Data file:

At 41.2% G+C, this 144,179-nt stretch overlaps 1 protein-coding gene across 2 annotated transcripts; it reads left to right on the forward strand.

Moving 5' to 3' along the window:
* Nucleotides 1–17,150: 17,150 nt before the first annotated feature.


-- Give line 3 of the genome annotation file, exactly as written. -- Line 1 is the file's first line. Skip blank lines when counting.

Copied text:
* Nucleotides 1–17,150: 17,150 nt before the first annotated feature.